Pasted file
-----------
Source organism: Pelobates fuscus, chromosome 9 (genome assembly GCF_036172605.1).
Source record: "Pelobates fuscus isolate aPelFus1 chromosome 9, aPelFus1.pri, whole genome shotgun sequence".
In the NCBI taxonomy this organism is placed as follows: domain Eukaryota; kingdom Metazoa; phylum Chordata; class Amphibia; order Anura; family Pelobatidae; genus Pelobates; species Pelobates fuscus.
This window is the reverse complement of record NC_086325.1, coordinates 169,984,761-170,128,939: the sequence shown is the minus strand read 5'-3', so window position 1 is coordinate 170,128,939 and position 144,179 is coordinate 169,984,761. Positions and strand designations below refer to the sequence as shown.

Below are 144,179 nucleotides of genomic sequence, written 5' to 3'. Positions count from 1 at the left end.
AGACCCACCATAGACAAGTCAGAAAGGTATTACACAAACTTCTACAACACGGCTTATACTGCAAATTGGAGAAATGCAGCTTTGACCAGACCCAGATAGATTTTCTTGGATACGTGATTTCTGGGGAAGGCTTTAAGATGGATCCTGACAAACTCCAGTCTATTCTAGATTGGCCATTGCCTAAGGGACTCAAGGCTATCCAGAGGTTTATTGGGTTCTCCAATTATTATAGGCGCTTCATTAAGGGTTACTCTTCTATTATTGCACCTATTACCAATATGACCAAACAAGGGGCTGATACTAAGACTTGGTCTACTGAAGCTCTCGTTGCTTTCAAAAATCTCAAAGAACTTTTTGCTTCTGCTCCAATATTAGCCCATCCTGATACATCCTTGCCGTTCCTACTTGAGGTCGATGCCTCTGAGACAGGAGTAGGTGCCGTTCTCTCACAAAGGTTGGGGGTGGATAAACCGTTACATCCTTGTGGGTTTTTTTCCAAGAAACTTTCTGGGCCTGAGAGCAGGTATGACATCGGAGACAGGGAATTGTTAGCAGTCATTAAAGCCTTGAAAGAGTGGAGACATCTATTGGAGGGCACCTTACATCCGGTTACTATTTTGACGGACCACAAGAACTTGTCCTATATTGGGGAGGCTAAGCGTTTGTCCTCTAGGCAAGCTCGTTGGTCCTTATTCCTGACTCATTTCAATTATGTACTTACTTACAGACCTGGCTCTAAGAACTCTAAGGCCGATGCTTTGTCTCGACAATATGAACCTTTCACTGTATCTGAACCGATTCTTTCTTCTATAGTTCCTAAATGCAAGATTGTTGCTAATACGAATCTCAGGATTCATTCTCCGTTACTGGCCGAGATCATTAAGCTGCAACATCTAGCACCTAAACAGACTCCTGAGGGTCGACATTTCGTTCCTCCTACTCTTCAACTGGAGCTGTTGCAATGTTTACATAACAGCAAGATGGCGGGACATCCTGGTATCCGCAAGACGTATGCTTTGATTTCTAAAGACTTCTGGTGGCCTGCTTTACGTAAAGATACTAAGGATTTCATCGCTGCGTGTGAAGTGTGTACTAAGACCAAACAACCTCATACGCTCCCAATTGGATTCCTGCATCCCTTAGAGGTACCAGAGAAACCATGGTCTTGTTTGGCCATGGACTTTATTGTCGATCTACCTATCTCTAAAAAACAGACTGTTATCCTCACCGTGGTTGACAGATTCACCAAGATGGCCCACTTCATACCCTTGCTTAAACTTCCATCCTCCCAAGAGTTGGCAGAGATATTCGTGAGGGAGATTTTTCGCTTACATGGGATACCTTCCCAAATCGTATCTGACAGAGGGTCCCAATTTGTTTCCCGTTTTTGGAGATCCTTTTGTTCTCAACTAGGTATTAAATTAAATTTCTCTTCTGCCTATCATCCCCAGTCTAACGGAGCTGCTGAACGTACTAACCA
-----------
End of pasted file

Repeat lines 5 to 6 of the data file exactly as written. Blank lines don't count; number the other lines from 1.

Below are 144,179 nucleotides of genomic sequence, written 5' to 3'. Positions count from 1 at the left end.
AGACCCACCATAGACAAGTCAGAAAGGTATTACACAAACTTCTACAACACGGCTTATACTGCAAATTGGAGAAATGCAGCTTTGACCAGACCCAGATAGATTTTCTTGGATACGTGATTTCTGGGGAAGGCTTTAAGATGGATCCTGACAAACTCCAGTCTATTCTAGATTGGCCATTGCCTAAGGGACTCAAGGCTATCCAGAGGTTTATTGGGTTCTCCAATTATTATAGGCGCTTCATTAAGGGTTACTCTTCTATTATTGCACCTATTACCAATATGACCAAACAAGGGGCTGATACTAAGACTTGGTCTACTGAAGCTCTCGTTGCTTTCAAAAATCTCAAAGAACTTTTTGCTTCTGCTCCAATATTAGCCCATCCTGATACATCCTTGCCGTTCCTACTTGAGGTCGATGCCTCTGAGACAGGAGTAGGTGCCGTTCTCTCACAAAGGTTGGGGGTGGATAAACCGTTACATCCTTGTGGGTTTTTTTCCAAGAAACTTTCTGGGCCTGAGAGCAGGTATGACATCGGAGACAGGGAATTGTTAGCAGTCATTAAAGCCTTGAAAGAGTGGAGACATCTATTGGAGGGCACCTTACATCCGGTTACTATTTTGACGGACCACAAGAACTTGTCCTATATTGGGGAGGCTAAGCGTTTGTCCTCTAGGCAAGCTCGTTGGTCCTTATTCCTGACTCATTTCAATTATGTACTTACTTACAGACCTGGCTCTAAGAACTCTAAGGCCGATGCTTTGTCTCGACAATATGAACCTTTCACTGTATCTGAACCGATTCTTTCTTCTATAGTTCCTAAATGCAAGATTGTTGCTAATACGAATCTCAGGATTCATTCTCCGTTACTGGCCGAGATCATTAAGCTGCAACATCTAGCACCTAAACAGACTCCTGAGGGTCGACATTTCGTTCCTCCTACTCTTCAACTGGAGCTGTTGCAATGTTTACATAACAGCAAGATGGCGGGACATCCTGGTATCCGCAAGACGTATGCTTTGATTTCTAAAGACTTCTGGTGGCCTGCTTTACGTAAAGATACTAAGGATTTCATCGCTGCGTGTGAAGTGTGTACTAAGACCAAACAACCTCATACGCTCCCAATTGGATTCCTGCATCCCTTAGAGGTACCAGAGAAACCATGGTCTTGTTTGGCCATGGACTTTATTGTCGATCTACCTATCTCTAAAAAACAGACTGTTATCCTCACCGTGGTTGACAGATTCACCAAGATGGCCCACTTCATACCCTTGCTTAAACTTCCATCCTCCCAAGAGTTGGCAGAGATATTCGTGAGGGAGATTTTTCGCTTACATGGGATACCTTCCCAAATCGTATCTGACAGAGGGTCCCAATTTGTTTCCCGTTTTTGGAGATCCTTTTGTTCTCAACTAGGTATTAAATTAAATTTCTCTTCTGCCTATCATCCCCAGTCTAACGGAGCTGCTGAACGTACTAACCA